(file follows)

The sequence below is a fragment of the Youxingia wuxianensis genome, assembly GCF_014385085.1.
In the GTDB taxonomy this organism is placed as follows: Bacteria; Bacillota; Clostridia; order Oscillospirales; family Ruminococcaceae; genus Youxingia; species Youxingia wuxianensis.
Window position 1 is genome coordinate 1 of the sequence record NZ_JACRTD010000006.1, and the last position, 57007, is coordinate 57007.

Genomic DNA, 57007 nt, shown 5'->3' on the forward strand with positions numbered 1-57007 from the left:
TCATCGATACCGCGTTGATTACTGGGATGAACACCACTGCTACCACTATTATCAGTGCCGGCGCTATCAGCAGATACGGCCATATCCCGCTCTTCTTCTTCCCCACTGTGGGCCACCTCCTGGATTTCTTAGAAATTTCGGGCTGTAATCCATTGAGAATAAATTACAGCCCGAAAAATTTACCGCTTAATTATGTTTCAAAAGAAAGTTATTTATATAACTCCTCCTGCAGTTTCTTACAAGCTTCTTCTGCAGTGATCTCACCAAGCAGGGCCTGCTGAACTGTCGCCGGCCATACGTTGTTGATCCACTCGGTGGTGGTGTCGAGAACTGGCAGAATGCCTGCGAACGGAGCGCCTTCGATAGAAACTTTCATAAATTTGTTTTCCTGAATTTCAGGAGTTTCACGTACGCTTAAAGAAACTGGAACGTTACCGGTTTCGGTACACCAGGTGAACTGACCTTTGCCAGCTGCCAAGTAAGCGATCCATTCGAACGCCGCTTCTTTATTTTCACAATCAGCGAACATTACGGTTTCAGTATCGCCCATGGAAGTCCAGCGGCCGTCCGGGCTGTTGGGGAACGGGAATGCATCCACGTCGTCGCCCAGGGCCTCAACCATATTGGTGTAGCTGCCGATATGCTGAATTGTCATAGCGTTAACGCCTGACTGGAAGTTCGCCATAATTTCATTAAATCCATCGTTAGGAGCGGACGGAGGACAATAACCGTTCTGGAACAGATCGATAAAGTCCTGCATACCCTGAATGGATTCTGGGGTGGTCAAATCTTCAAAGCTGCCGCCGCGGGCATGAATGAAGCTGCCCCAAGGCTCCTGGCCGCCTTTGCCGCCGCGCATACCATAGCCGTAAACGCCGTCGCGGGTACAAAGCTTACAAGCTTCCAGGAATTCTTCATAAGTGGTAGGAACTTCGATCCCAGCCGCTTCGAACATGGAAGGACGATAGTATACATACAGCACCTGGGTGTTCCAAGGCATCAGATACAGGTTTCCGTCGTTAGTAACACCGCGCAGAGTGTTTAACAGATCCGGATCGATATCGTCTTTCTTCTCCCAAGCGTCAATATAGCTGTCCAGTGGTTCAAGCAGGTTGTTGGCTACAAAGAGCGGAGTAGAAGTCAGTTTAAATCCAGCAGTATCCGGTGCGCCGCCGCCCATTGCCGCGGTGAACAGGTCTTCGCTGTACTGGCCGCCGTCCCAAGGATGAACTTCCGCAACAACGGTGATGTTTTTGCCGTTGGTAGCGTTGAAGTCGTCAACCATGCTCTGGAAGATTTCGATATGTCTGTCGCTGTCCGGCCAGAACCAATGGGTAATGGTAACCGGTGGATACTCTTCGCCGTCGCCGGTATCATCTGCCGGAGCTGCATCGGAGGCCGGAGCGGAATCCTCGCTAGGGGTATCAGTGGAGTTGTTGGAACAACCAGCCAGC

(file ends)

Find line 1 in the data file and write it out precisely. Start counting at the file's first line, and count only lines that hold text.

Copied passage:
The sequence below is a fragment of the Youxingia wuxianensis genome, assembly GCF_014385085.1.